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CHRISTMAS

Five Christmas songs to improve your German language skills

Want to feel more festive while also improving your German? Writer Sarah Magill digs out some of the most beautiful (and fun) German-language Christmas carols.

A choir singing at the opening of the Nuremberg Christkindlesmarkt in 2019.
A choir singing at the opening of the Nuremberg Christkindlesmarkt in 2019. Photo: picture alliance/dpa | Daniel Karmann

German Christmas songs (Weihnachtslieder) have a very long tradition – with some of the songs sung today having their origins in the Middle Ages.

Like their English language counterparts, there are a few traditional German Christmas songs which can be heard everywhere during the festive season and which are sung every year, without fail on Heiligabend (Christmas Eve).

Here are five of the nation’s favourite Christmas songs, which will not only get you in a christmassy mood, but will also broaden your German vocabulary.

READ ALSO: Seven classic German Christmas traditions still taking place in the pandemic

1. Stille Nacht

You may be familiar with the English adaptation of this carol – “Silent Night” – but the original version comes from the city of Oberndorf bei Salzburg in Austria. 

On December 24th, 1818, the assistant priest of the church of St. Nicola, Josef Mohr, presented the organist Franz Gruber with a poem called Stille Nacht! Heilige Nacht! (“Silent Night! Holy Night!”) and the two sang the song for the first time at the Christmas mass.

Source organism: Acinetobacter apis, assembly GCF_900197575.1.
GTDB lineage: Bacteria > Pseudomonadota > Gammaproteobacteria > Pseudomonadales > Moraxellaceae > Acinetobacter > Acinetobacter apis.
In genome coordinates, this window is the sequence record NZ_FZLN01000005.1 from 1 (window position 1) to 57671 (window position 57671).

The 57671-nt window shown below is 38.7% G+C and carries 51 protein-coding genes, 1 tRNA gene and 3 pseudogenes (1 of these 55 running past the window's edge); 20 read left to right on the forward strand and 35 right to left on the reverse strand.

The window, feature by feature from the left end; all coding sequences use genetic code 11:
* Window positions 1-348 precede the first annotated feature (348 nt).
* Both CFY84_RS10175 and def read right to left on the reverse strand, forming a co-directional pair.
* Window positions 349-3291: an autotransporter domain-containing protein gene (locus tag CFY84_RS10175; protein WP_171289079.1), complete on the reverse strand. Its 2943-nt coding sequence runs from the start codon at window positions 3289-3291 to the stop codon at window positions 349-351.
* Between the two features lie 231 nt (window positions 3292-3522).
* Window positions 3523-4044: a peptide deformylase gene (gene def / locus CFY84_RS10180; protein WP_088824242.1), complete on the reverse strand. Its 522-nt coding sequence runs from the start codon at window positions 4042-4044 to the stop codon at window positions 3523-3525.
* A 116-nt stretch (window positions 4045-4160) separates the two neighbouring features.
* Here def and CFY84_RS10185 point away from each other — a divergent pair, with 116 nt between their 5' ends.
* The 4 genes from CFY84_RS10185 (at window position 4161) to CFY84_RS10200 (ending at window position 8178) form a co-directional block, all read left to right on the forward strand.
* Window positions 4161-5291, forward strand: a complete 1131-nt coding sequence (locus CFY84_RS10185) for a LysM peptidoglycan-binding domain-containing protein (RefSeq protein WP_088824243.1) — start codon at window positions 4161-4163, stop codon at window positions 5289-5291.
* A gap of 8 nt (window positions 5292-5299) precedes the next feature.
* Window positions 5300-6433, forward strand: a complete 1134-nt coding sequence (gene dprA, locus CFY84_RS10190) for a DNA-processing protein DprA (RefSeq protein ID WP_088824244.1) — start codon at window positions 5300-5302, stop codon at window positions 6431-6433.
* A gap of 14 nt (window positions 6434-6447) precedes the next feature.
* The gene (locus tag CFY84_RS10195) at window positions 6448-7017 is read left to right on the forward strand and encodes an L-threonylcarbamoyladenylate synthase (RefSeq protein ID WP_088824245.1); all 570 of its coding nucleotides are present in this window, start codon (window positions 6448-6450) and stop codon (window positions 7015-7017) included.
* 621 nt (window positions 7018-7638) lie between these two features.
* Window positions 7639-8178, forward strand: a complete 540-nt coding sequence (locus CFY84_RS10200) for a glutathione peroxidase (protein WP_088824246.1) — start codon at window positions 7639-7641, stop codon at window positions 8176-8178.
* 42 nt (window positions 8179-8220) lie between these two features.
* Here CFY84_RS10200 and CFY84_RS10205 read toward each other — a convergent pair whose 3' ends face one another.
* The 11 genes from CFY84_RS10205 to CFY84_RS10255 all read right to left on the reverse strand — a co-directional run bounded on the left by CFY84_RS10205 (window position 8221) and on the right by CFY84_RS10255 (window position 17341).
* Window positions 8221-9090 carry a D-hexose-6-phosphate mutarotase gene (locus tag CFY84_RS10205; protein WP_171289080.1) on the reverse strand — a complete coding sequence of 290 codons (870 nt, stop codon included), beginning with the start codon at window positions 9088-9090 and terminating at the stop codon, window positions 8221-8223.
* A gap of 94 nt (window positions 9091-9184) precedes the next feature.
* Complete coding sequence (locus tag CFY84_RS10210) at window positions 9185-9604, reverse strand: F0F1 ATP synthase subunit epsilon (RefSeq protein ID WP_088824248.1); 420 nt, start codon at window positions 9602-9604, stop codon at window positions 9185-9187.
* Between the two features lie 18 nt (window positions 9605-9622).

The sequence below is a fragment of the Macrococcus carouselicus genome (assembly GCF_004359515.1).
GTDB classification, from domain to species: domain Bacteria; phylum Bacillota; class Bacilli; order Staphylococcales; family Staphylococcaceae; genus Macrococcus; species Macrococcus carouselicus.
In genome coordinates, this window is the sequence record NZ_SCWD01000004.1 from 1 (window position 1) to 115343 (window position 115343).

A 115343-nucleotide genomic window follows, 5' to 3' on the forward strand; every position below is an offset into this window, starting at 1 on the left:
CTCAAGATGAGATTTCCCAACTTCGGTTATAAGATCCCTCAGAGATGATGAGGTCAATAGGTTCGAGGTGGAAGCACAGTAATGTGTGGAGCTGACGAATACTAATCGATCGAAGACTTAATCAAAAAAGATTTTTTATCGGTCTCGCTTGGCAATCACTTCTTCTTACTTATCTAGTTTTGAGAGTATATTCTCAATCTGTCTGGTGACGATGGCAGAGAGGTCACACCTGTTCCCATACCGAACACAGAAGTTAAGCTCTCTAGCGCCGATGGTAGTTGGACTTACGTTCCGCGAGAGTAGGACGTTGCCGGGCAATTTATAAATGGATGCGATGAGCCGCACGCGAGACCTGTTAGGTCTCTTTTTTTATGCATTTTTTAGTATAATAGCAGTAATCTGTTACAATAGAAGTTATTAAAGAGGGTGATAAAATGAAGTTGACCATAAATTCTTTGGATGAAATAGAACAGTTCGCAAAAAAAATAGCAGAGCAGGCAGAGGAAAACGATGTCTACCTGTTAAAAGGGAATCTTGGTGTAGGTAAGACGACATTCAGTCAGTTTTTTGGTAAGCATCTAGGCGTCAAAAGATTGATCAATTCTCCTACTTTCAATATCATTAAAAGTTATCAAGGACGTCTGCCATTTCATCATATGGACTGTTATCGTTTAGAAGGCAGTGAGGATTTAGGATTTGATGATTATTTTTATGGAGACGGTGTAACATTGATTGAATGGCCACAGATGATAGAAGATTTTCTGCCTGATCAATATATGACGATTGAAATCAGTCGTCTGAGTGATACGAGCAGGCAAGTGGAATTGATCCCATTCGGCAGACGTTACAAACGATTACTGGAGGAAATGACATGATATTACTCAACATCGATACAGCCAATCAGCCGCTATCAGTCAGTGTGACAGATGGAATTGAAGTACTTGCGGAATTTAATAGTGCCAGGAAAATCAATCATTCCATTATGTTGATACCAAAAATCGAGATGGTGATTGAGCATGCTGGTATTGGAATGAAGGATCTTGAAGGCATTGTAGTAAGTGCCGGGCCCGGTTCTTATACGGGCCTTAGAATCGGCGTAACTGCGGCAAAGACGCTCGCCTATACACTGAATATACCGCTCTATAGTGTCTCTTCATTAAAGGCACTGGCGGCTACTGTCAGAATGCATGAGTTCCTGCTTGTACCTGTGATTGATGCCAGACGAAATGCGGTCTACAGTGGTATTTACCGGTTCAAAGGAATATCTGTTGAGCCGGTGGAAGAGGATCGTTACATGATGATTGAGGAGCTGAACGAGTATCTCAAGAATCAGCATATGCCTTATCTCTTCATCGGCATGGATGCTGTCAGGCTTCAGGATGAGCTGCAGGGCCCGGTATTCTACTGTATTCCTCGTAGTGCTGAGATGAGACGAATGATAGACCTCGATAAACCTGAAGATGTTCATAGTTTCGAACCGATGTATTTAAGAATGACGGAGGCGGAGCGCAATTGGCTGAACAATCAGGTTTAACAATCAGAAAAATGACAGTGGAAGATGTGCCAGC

The Silent Night chapel in Oberndorf near Salzburg. Photo:picture alliance / Eva-Maria Repolusk/SalzburgerLand Tourismus/dpa-tmn | Eva-Maria Repolusk

Written just after the Napoleonic wars, the text of Stille Nacht uses imagery of peace and calm, and has played an important role in times of war throughout its 200-year history: it was sung and performed in public during the First World War and also during the Second World War. 

German version

Stille Nacht, heilige Nacht!

Alles schläft, einsam wacht

Nur das traute, hochheilige Paar.

Holder Knabe im lockigen Haar,

Schlaf in himmlischer Ruh,

Schlaf in himmlischer Ruh.

English version

Silent night, holy night!

All sleeps, lonely wakes

Only the happy, sacred couple.

Sweet boy with curly hair,

Sleep in heavenly peace,

Sleep in heavenly peace.

The song has since been translated into more than 300 languages and dialects around the globe.

2. O Tannenbaum

Another German language original which has found its way into the English canon of Christmas carols, O Tannenbaum (“Oh Christmas Tree”) was originally a sad love song. The text was written by Potsdam scholar August Zarnack in 1820 to an already existing melody (“Long live the journeyman carpenter”) and is written from the perspective of a betrayed lover who is praising the constancy of the conifer tree:

German version

O Tannenbaum, o Tannenbaum,
wie grün sind deine Blätter! 

O Tannenbaum, o Tannenbaum,
wie grün sind deine Blätter!

Du grünst nicht nur zur Sommerszeit,
nein, auch im Winter, wenn es schneit.
O Tannenbaum, o Tannenbaum,
wie grün sind deine Blätter!

English version

O Christmas Tree, O Christmas Tree
How green are your branches!
O Christmas Tree, O Christmas Tree
How green are your branches!

You’re not just green in summertime,
No, also in winter when it snows,
O Christmas Tree, O Christmas Tree
How green are your branches!

Four years later, Ernst Anschütz took the successful song and, retaining the first verse, turned it into a cheerful Christmas carol for children, which has grown in popularity ever since.

Sunlit conifers on the slopes of the Black Forest. Photo: picture alliance/dpa | Philipp von Ditfurth

3. O du fröhliche

O du fröhliche (“Oh you joyful”) is one of the best-known German-language Christmas carols. Its melody is based on the Sicilian Marian carol O sanctissima and the text of the first of three stanzas was written by the Weimar “orphan father” Johannes Daniel Falk.

Another text composed just after the Napoleonic wars, this song was written by Johannes Daniel Falk for the war orphans who were in the care of him and his wife Caroline. Around 1815, he wrote a song for these children: o du fröhliche and, to this day, many people all over the world sing it, especially on Christmas Eve. 

German version

O du fröhliche, o du selige,